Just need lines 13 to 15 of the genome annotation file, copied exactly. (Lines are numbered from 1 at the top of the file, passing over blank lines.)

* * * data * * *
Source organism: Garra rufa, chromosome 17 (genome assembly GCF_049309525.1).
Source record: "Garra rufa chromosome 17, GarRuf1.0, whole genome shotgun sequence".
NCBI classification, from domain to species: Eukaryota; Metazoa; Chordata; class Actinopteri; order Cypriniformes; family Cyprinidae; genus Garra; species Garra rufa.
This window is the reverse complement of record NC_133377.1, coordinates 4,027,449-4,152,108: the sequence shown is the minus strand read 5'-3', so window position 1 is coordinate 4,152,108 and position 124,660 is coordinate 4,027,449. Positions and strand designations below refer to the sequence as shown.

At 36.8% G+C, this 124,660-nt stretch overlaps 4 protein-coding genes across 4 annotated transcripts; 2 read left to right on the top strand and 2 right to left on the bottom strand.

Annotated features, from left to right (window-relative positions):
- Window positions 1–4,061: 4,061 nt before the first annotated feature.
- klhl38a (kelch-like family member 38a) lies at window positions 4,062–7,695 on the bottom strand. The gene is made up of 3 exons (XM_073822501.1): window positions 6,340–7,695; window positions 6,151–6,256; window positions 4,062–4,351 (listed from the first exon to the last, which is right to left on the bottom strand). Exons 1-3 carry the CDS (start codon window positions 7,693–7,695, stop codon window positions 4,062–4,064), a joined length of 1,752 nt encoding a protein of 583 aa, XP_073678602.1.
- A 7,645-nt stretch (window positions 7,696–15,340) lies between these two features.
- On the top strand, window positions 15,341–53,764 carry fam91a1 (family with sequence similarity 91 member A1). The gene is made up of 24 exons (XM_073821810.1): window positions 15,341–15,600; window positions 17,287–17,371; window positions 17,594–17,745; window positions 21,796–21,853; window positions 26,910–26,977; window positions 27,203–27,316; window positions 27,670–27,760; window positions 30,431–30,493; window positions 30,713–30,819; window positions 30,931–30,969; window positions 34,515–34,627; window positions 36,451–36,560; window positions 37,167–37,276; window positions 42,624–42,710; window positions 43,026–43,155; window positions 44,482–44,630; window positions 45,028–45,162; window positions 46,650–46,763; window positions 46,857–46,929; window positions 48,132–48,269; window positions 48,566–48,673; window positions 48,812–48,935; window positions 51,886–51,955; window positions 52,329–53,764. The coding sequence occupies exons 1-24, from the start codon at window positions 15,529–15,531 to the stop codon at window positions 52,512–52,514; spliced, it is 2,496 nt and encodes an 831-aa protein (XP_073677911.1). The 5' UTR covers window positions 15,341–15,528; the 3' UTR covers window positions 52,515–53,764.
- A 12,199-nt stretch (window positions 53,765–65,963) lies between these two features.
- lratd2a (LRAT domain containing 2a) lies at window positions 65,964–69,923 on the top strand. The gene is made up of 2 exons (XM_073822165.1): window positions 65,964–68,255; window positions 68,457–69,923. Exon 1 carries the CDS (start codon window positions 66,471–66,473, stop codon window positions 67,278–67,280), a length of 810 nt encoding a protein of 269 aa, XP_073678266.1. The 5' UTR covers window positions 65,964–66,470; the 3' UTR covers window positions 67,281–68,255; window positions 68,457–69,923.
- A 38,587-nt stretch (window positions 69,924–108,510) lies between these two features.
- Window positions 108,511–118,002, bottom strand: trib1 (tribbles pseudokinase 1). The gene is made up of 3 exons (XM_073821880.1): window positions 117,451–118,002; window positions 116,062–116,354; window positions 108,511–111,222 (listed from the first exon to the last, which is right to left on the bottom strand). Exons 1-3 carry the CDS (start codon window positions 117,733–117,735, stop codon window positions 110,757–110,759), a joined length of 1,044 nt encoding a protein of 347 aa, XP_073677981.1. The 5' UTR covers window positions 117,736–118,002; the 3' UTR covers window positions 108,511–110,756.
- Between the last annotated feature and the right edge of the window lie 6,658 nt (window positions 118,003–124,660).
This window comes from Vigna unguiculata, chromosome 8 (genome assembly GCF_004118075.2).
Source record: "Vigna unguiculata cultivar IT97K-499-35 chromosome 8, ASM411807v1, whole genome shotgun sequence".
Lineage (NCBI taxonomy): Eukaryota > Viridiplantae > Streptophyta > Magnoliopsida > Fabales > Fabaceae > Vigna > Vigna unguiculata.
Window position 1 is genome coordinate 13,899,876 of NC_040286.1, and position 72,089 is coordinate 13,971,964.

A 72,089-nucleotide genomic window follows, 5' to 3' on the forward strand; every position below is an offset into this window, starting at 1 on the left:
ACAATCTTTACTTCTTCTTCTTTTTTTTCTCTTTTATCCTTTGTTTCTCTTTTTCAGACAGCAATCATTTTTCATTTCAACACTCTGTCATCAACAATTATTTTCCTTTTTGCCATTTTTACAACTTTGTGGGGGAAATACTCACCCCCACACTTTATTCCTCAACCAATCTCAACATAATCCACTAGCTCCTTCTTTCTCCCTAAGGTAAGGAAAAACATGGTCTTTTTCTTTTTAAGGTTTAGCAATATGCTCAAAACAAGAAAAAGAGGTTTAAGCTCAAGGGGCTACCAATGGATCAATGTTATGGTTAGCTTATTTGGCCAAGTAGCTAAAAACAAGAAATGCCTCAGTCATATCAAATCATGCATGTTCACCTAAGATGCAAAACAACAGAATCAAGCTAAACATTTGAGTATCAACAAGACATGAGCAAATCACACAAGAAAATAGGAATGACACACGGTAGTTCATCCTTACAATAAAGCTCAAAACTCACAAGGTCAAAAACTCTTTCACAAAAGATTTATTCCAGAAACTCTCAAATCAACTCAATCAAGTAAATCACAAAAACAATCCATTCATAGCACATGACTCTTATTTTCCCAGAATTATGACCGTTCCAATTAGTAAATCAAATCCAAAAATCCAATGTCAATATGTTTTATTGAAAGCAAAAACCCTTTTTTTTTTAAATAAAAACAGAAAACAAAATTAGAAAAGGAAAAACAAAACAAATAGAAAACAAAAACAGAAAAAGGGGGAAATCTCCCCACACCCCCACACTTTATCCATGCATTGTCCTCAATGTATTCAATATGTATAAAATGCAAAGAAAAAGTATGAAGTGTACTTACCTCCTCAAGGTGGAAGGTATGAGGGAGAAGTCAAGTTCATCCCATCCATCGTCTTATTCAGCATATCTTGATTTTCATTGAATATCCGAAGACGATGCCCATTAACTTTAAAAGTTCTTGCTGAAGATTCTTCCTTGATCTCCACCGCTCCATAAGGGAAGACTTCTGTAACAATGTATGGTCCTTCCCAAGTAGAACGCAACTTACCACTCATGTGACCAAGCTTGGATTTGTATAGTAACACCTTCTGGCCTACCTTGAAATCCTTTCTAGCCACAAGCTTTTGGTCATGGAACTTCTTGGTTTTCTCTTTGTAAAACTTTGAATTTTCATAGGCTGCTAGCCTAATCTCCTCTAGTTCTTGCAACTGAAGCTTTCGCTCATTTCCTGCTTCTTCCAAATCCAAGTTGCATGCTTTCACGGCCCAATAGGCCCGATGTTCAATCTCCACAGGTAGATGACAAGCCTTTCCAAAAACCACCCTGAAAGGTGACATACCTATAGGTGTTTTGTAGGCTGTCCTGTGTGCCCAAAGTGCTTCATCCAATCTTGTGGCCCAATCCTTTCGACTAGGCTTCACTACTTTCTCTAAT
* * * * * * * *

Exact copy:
- A 38,587-nt stretch (window positions 69,924–108,510) lies between these two features.
- Window positions 108,511–118,002, bottom strand: trib1 (tribbles pseudokinase 1). The gene is made up of 3 exons (XM_073821880.1): window positions 117,451–118,002; window positions 116,062–116,354; window positions 108,511–111,222 (listed from the first exon to the last, which is right to left on the bottom strand). Exons 1-3 carry the CDS (start codon window positions 117,733–117,735, stop codon window positions 110,757–110,759), a joined length of 1,044 nt encoding a protein of 347 aa, XP_073677981.1. The 5' UTR covers window positions 117,736–118,002; the 3' UTR covers window positions 108,511–110,756.
- Between the last annotated feature and the right edge of the window lie 6,658 nt (window positions 118,003–124,660).